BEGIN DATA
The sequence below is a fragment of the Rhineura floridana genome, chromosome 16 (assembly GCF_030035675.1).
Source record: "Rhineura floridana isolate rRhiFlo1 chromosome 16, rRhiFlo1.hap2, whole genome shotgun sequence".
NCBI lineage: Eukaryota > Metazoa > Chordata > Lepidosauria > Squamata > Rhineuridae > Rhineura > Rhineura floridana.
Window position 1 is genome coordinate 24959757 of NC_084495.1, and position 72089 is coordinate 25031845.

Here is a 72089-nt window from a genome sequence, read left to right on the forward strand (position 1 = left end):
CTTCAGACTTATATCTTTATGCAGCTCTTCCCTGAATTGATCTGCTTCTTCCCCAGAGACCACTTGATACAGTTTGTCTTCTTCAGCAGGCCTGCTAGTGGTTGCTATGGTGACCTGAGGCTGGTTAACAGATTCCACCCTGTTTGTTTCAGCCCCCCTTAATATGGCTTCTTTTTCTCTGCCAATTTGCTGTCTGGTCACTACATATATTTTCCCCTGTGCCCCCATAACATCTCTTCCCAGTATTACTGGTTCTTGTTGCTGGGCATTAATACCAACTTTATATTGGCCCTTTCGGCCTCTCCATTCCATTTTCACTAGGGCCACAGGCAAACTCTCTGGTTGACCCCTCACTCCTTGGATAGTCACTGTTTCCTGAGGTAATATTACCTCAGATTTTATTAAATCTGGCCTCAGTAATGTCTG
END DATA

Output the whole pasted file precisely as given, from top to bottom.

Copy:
The sequence below is a fragment of the Rhineura floridana genome, chromosome 16 (assembly GCF_030035675.1).
Source record: "Rhineura floridana isolate rRhiFlo1 chromosome 16, rRhiFlo1.hap2, whole genome shotgun sequence".
NCBI lineage: Eukaryota > Metazoa > Chordata > Lepidosauria > Squamata > Rhineuridae > Rhineura > Rhineura floridana.
Window position 1 is genome coordinate 24959757 of NC_084495.1, and position 72089 is coordinate 25031845.

Here is a 72089-nt window from a genome sequence, read left to right on the forward strand (position 1 = left end):
CTTCAGACTTATATCTTTATGCAGCTCTTCCCTGAATTGATCTGCTTCTTCCCCAGAGACCACTTGATACAGTTTGTCTTCTTCAGCAGGCCTGCTAGTGGTTGCTATGGTGACCTGAGGCTGGTTAACAGATTCCACCCTGTTTGTTTCAGCCCCCCTTAATATGGCTTCTTTTTCTCTGCCAATTTGCTGTCTGGTCACTACATATATTTTCCCCTGTGCCCCCATAACATCTCTTCCCAGTATTACTGGTTCTTGTTGCTGGGCATTAATACCAACTTTATATTGGCCCTTTCGGCCTCTCCATTCCATTTTCACTAGGGCCACAGGCAAACTCTCTGGTTGACCCCTCACTCCTTGGATAGTCACTGTTTCCTGAGGTAATATTACCTCAGATTTTATTAAATCTGGCCTCAGTAATGTCTG